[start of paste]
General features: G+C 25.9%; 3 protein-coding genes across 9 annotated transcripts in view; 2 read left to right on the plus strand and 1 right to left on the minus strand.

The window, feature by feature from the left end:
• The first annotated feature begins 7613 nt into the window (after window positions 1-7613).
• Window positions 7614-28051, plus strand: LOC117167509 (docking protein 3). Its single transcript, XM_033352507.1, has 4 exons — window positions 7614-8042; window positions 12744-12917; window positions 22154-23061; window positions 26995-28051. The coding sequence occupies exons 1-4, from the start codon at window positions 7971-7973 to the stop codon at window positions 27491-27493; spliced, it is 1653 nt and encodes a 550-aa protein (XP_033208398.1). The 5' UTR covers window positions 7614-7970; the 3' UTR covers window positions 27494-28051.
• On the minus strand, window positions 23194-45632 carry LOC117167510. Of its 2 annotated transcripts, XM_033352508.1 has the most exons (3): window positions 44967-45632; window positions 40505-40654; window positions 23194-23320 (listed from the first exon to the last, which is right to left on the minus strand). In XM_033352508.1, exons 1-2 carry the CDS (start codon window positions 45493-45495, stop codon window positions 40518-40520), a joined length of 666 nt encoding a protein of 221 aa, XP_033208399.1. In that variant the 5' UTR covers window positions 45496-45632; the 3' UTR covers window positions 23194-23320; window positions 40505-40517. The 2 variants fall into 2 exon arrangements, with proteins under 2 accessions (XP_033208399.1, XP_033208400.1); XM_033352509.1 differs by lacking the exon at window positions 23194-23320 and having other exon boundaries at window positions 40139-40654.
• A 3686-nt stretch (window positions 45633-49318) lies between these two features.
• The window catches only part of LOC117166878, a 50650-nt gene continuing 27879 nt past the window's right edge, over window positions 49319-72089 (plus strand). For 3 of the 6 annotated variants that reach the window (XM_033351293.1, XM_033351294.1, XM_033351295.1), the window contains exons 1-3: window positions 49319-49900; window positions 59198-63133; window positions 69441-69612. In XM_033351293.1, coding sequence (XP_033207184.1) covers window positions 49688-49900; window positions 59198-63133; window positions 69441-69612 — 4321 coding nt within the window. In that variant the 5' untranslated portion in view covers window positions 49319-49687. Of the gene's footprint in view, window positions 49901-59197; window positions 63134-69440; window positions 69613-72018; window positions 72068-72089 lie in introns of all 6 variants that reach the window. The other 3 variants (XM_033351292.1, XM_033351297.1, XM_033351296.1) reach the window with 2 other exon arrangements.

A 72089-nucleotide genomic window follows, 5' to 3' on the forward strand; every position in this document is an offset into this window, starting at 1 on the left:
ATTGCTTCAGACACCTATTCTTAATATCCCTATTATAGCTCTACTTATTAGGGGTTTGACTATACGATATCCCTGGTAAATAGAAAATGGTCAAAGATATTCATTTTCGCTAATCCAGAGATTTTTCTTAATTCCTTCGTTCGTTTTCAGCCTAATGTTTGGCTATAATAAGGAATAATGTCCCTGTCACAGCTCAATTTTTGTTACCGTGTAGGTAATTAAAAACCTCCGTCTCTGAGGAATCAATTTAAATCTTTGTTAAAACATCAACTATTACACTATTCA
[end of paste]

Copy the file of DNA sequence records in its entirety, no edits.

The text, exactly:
General features: G+C 25.9%; 3 protein-coding genes across 9 annotated transcripts in view; 2 read left to right on the plus strand and 1 right to left on the minus strand.

The window, feature by feature from the left end:
• The first annotated feature begins 7613 nt into the window (after window positions 1-7613).
• Window positions 7614-28051, plus strand: LOC117167509 (docking protein 3). Its single transcript, XM_033352507.1, has 4 exons — window positions 7614-8042; window positions 12744-12917; window positions 22154-23061; window positions 26995-28051. The coding sequence occupies exons 1-4, from the start codon at window positions 7971-7973 to the stop codon at window positions 27491-27493; spliced, it is 1653 nt and encodes a 550-aa protein (XP_033208398.1). The 5' UTR covers window positions 7614-7970; the 3' UTR covers window positions 27494-28051.
• On the minus strand, window positions 23194-45632 carry LOC117167510. Of its 2 annotated transcripts, XM_033352508.1 has the most exons (3): window positions 44967-45632; window positions 40505-40654; window positions 23194-23320 (listed from the first exon to the last, which is right to left on the minus strand). In XM_033352508.1, exons 1-2 carry the CDS (start codon window positions 45493-45495, stop codon window positions 40518-40520), a joined length of 666 nt encoding a protein of 221 aa, XP_033208399.1. In that variant the 5' UTR covers window positions 45496-45632; the 3' UTR covers window positions 23194-23320; window positions 40505-40517. The 2 variants fall into 2 exon arrangements, with proteins under 2 accessions (XP_033208399.1, XP_033208400.1); XM_033352509.1 differs by lacking the exon at window positions 23194-23320 and having other exon boundaries at window positions 40139-40654.
• A 3686-nt stretch (window positions 45633-49318) lies between these two features.
• The window catches only part of LOC117166878, a 50650-nt gene continuing 27879 nt past the window's right edge, over window positions 49319-72089 (plus strand). For 3 of the 6 annotated variants that reach the window (XM_033351293.1, XM_033351294.1, XM_033351295.1), the window contains exons 1-3: window positions 49319-49900; window positions 59198-63133; window positions 69441-69612. In XM_033351293.1, coding sequence (XP_033207184.1) covers window positions 49688-49900; window positions 59198-63133; window positions 69441-69612 — 4321 coding nt within the window. In that variant the 5' untranslated portion in view covers window positions 49319-49687. Of the gene's footprint in view, window positions 49901-59197; window positions 63134-69440; window positions 69613-72018; window positions 72068-72089 lie in introns of all 6 variants that reach the window. The other 3 variants (XM_033351292.1, XM_033351297.1, XM_033351296.1) reach the window with 2 other exon arrangements.

A 72089-nucleotide genomic window follows, 5' to 3' on the forward strand; every position in this document is an offset into this window, starting at 1 on the left:
ATTGCTTCAGACACCTATTCTTAATATCCCTATTATAGCTCTACTTATTAGGGGTTTGACTATACGATATCCCTGGTAAATAGAAAATGGTCAAAGATATTCATTTTCGCTAATCCAGAGATTTTTCTTAATTCCTTCGTTCGTTTTCAGCCTAATGTTTGGCTATAATAAGGAATAATGTCCCTGTCACAGCTCAATTTTTGTTACCGTGTAGGTAATTAAAAACCTCCGTCTCTGAGGAATCAATTTAAATCTTTGTTAAAACATCAACTATTACACTATTCA